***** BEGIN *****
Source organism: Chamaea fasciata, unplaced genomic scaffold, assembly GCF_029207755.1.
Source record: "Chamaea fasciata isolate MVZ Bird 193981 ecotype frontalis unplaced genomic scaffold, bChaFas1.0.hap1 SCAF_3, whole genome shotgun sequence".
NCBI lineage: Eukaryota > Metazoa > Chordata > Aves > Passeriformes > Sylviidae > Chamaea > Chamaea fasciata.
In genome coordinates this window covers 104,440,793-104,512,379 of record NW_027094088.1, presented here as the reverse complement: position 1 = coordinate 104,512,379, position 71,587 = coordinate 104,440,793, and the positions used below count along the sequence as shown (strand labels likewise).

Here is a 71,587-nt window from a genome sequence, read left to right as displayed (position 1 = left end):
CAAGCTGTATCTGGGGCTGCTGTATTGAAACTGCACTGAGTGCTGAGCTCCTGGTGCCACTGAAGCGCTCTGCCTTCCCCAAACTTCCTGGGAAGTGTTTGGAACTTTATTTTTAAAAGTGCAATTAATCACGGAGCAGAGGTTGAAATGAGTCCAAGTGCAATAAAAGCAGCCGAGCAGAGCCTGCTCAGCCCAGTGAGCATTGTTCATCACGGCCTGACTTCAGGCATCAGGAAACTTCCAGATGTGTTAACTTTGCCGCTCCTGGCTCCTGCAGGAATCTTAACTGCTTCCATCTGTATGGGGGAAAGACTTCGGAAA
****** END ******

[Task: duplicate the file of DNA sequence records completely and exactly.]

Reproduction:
Source organism: Chamaea fasciata, unplaced genomic scaffold, assembly GCF_029207755.1.
Source record: "Chamaea fasciata isolate MVZ Bird 193981 ecotype frontalis unplaced genomic scaffold, bChaFas1.0.hap1 SCAF_3, whole genome shotgun sequence".
NCBI lineage: Eukaryota > Metazoa > Chordata > Aves > Passeriformes > Sylviidae > Chamaea > Chamaea fasciata.
In genome coordinates this window covers 104,440,793-104,512,379 of record NW_027094088.1, presented here as the reverse complement: position 1 = coordinate 104,512,379, position 71,587 = coordinate 104,440,793, and the positions used below count along the sequence as shown (strand labels likewise).

Here is a 71,587-nt window from a genome sequence, read left to right as displayed (position 1 = left end):
CAAGCTGTATCTGGGGCTGCTGTATTGAAACTGCACTGAGTGCTGAGCTCCTGGTGCCACTGAAGCGCTCTGCCTTCCCCAAACTTCCTGGGAAGTGTTTGGAACTTTATTTTTAAAAGTGCAATTAATCACGGAGCAGAGGTTGAAATGAGTCCAAGTGCAATAAAAGCAGCCGAGCAGAGCCTGCTCAGCCCAGTGAGCATTGTTCATCACGGCCTGACTTCAGGCATCAGGAAACTTCCAGATGTGTTAACTTTGCCGCTCCTGGCTCCTGCAGGAATCTTAACTGCTTCCATCTGTATGGGGGAAAGACTTCGGAAA